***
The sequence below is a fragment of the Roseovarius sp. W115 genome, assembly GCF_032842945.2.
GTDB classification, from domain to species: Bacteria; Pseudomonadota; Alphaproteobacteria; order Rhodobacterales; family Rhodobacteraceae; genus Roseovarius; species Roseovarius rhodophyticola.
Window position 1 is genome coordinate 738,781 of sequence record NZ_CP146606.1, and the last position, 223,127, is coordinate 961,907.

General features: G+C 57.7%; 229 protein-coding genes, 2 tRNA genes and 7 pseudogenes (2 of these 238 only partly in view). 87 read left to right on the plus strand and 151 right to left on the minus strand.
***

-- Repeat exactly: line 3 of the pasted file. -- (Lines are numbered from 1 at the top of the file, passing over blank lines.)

Window position 1 is genome coordinate 738,781 of sequence record NZ_CP146606.1, and the last position, 223,127, is coordinate 961,907.